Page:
Now that gay marriage is legal in Illinois, what is the status of civil unions in the state?
In 2011, Illinois passed the Religious Freedom and Civil Union Act, which conferred most of the rights of marriage on parties to a civil union. Basically, the law created a status analogous to marriage, regardless of gender, to couples in Illinois. Couples, both homosexual and heterosexual, were allowed to enter into civil unions, which entitled them to all the recognitions and benefits available under Illinois law to spouses.
Then, the U.S. Supreme Court struck down key provisions of the federal Defense of Marriage Act (DOMA). Now same-sex couples that had been legally married in their states were able to gain access to all of the federal benefits of marriage.
Civil unions are legal contracts between partners that are recognized by a government as conferring some of the rights usually associated with marriages. In December, 2010, the Illinois Religious Freedom Protection and Civil Union Act was passed. Beginning in July, 2011, adults who are not related and who are of any sexual orientation were permitted to enter into a civil union, provided they were at least 18 years old.
The Chicago civil union attorneys at Nottage and Ward want you to understand your rights within civil unions.
The passing of the Illinois civil union law was a major step towards marriage equality for same-sex couples, and though the state has not reached the point of true equality just yet, it does seem to be significantly closer. According to USA Today, Illinois lawmakers may pass a bill legalizing gay marriage to the Governor’s desk as early as January, when the General Assembly reconvenes.
As dedicated civil union lawyers in Chicago at Nottage and Ward, we applaud the efforts of Representative Greg Harris and Senator Heather Steans, who have spearheaded the push towards the legalization of same-sex marriage in the legislature. While both decline to comment on the status of roll-call votes in each chamber, Steans claims that they are closer to “being able to get it done.” And if the trend in the nation is any indication, it seems even more likely that it will, in fact, get done. Not only did President Obama speak in favor of legalizing gay marriage, but four states have legalized gay marriage or voted down bans on it since the November election.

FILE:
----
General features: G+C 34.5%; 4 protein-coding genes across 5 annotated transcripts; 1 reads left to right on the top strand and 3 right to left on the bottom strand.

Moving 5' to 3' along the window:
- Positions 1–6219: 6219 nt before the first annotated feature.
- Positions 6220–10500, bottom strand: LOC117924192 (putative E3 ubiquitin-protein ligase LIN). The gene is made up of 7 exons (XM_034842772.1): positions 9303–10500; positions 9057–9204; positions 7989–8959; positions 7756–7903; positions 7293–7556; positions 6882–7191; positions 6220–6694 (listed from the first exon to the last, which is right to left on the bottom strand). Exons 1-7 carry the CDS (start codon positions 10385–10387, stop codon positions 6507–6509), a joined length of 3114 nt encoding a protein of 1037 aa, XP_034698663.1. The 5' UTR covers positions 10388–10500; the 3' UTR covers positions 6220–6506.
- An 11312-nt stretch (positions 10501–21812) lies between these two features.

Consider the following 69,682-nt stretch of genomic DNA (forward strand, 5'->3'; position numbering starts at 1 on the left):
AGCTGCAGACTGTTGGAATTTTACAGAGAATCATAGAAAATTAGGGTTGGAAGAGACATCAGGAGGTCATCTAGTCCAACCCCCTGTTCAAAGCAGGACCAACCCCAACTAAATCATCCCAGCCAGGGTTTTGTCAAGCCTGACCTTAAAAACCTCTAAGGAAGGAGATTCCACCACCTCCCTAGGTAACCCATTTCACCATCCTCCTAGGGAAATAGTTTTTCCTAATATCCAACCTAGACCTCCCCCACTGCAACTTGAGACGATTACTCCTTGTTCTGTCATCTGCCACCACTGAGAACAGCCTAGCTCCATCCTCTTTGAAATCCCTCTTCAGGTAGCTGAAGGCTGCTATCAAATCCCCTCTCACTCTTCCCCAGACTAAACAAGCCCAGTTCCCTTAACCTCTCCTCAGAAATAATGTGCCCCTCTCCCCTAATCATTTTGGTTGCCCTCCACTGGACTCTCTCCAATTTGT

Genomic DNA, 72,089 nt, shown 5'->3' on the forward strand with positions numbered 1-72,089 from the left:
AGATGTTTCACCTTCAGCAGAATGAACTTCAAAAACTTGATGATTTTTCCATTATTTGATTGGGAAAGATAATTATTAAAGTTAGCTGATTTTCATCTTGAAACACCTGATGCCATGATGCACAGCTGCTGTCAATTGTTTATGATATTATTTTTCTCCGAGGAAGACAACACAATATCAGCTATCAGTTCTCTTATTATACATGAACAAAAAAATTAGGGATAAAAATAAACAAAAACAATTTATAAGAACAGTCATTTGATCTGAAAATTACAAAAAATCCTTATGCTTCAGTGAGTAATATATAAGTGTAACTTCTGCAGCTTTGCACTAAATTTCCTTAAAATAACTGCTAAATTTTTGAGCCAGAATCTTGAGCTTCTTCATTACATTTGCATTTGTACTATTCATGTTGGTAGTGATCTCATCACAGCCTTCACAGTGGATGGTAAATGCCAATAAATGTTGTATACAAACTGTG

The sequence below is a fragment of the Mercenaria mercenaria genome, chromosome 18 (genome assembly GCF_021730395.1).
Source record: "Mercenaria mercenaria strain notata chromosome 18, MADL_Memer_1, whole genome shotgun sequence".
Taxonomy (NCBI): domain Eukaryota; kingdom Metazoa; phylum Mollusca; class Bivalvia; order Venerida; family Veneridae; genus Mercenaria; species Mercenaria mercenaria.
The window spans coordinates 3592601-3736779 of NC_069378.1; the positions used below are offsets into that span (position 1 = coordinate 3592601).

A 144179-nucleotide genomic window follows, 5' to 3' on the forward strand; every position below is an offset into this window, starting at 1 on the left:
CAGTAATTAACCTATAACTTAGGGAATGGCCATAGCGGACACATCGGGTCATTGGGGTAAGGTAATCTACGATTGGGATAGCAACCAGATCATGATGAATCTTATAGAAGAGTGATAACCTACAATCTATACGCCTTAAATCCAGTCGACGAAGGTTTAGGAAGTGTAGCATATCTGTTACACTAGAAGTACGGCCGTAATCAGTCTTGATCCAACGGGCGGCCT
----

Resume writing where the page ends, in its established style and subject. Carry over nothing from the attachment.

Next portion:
It did not take long for the inadequacies of the Illinois civil union law to garner support for true equality in the form of same-sex marriage. Now, during the Illinois legislature’s two-week veto session, lawmakers have the opportunity to push a gay marriage bill to be added onto a statewide ballot. According to BallotNews.org, such a push may happen as soon as this week, the first week of December.
Supporters backing the approval of such a bill include state Representative George Harris and Equality Illinois director of public policy, Randy Hannig. Both Harris and Hannig believe that statewide and nationwide support for same-sex marriage has grown in the past two years since the Illinois civil union law passed. In fact, the recent election included four states which supported same-sex ballot issues, such as the legalization of gay marriage and the defeat of measures banning gay marriage. This demonstrates a shift in the nation’s attitudes about same-sex marriage. But a proposal for the legalization of gay marriage is not the only legislation that may end up on the ballot.
It’s been made clear that the Illinois Civil Union Act has left much to be desired when it comes to true equality for same-sex couples under the law. It did not take long for the state’s ban on gay marriage to be challenged and now, a bill to legalize gay marriage may be considered as early as this month, according to an article in On Top Magazine, a gay advocacy website.
One of the bill’s sponsors, State Representative Greg Harris, told the Windy City Times that the bill, which was first introduced in February 2012, may actually come up for vote during the General Assembly’s upcoming veto, or lame duck session. He encourages supporters to contact their representatives to voice their support of the bill.
Two lawsuits, which were later combined into one, were filed by Lambda Legal and the American Civil Liberties Union (ACLU) of Illinois in May against Cook County, claiming the state’s ban on same-sex marriage as unconstitutional. The Cook County State’s Attorney, as well as the Illinois Attorney General, were in agreement with the lawsuits and refused to defend the state ban. Two county clerks were given the right to defend the state’s marriage law in this case.